It’s not a case of the mask of civility being ripped off to reveal the beast within. Rather than approving or disapproving of Marlow’s shortcoming (apparently Goldsmith’s own) the genius of the piece is that it casts a wry but generous eye to his foibles. And it makes them come good, via a device of high contrivance. Having been gulled into thinking that the country house of the woman he has come to court - Kate Hardcastle - is an inn, Marlow is brought out of himself by Kate’s impersonation of an ordinary serving wench. Despising his inbred timidity, she releases him from it - she ‘stoops to conquer’.

While you can imagine a radical update of the play fit for our feminist times, Lindsay Posner serves both it, and the required levity of the Theatre Royal Bath’s summer season, well by bringing it as boldly far, but no further, than the 1920s. Instead of fusty wigs and foppery, we get a world of plus-fours, gramophones and Charlestons with Union Jack bunting and stag heads on the walls as Simon Higlett’s delightful design spins from the Three Pigeons pub to the pile to which Wooster-ish Marlow and his snooty mate Hastings repair.

Rosy-cheeked Hubert Burton has a superb comic timing as the delude Marlow, toe-curlingly disdainful towards old Hardcastle, the man he mistakes for an inn-keeper - a winning study in barely contained explosive fury from Michael Pennington. Sure to go far too, Catherine Steadman switches likeably and effortlessly between cool, high-born Kate and her warm West Country alter-ego.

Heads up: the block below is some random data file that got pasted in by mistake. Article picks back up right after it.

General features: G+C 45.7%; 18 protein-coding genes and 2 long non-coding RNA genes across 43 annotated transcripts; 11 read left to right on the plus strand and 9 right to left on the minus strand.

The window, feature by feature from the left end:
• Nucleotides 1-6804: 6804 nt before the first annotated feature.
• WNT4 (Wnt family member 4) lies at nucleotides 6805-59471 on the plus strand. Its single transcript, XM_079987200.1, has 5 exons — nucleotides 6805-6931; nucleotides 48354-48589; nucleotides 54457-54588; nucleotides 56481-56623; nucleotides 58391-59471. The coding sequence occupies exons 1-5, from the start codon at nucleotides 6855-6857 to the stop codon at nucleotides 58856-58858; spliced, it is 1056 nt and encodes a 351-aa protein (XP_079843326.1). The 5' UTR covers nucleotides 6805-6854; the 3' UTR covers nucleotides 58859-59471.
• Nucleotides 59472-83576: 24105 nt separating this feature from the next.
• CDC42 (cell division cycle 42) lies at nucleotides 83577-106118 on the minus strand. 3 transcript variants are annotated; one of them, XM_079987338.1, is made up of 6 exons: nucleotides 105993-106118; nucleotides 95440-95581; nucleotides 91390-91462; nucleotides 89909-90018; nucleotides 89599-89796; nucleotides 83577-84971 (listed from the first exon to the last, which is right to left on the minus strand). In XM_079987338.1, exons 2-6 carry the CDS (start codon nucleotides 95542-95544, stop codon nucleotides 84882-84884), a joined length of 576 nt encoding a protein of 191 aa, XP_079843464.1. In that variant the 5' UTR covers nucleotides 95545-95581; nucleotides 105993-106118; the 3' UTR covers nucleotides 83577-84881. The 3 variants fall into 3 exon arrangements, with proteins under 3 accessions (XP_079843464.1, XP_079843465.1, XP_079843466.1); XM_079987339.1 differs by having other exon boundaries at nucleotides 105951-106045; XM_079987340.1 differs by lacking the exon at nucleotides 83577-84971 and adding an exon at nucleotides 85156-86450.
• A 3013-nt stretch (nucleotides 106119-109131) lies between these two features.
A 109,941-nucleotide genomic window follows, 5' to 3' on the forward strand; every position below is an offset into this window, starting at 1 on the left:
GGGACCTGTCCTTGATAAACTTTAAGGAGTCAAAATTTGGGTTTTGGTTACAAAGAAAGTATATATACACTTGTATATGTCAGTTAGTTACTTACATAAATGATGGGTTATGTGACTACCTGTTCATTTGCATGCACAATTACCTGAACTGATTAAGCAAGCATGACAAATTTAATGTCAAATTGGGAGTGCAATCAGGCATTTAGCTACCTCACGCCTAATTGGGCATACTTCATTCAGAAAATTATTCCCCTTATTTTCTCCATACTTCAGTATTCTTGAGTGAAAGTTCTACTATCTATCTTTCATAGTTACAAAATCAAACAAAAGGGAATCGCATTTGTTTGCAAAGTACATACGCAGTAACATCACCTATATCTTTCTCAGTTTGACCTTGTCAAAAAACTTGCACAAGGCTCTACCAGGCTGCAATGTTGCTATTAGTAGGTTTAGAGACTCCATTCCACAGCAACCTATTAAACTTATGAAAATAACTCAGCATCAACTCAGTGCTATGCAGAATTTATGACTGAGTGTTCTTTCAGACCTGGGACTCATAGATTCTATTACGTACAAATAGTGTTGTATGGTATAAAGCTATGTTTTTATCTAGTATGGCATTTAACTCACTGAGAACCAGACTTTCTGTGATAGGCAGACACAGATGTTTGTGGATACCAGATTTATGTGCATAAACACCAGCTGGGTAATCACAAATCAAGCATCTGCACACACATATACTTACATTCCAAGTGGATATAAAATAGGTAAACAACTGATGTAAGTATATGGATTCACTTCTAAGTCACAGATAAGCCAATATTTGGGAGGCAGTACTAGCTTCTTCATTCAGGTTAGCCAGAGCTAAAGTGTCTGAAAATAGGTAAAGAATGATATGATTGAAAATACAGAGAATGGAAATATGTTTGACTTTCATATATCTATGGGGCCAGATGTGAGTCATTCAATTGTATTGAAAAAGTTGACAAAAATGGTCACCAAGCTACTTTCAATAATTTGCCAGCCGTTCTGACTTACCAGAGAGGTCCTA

There’s spiritied support from Harry Michell as Hardcastle’s oafish step-son, Jack Holden as the hoity-toity Hastings and Charlotte Brimble as his furtive belle Constance. Last but not least, Anita Dobson acquits herself admirably in the unflattering role of Hardcastle’s fusspot wife - even ending up on all fours in a muddied dress. On the opening night her read-life hubby, Queen’s Brian May, was there to lend supportive titters. They all deserve far louder laughs, though.


Sunday Express, 12th July 2015

Just as race s a tender spot for Americans, so class is for the English and it takes an Irish dramatist, whether Sheridan, Wilde or Shaw, to make fun of it.

One of their most accomplished predecessors was Oliver Goldsmith, whose 1773 comedy, She Stoops to Conquer, centres on Charles Marlow, so nervous of women of his own rank that he is only able to woo Kate Hardcastle when he takes her for a barmaid. Lindsay Posner’s splendid production updates Marlow’s social and sexual confusions to a Wodehousian world of hidebound gentry, fast young women and lovable silly asses.

Its success is due both to Posner’s and designer Simon Higlett’s unerring eye for detail and the naturalness of the cast. Chief among them are Michael Pennington, supremely funny as the much put-upon Mr Hardcastle and Anita Dobson, part dowager, part would-be flapper, as his wife.

Catherine Steadman is a charmingly self-willed Kate, and there are highly promising stage debuts from Hubert Burton as Marlow and Harry Michell as an unusually sympathetic Tony Lumpkin.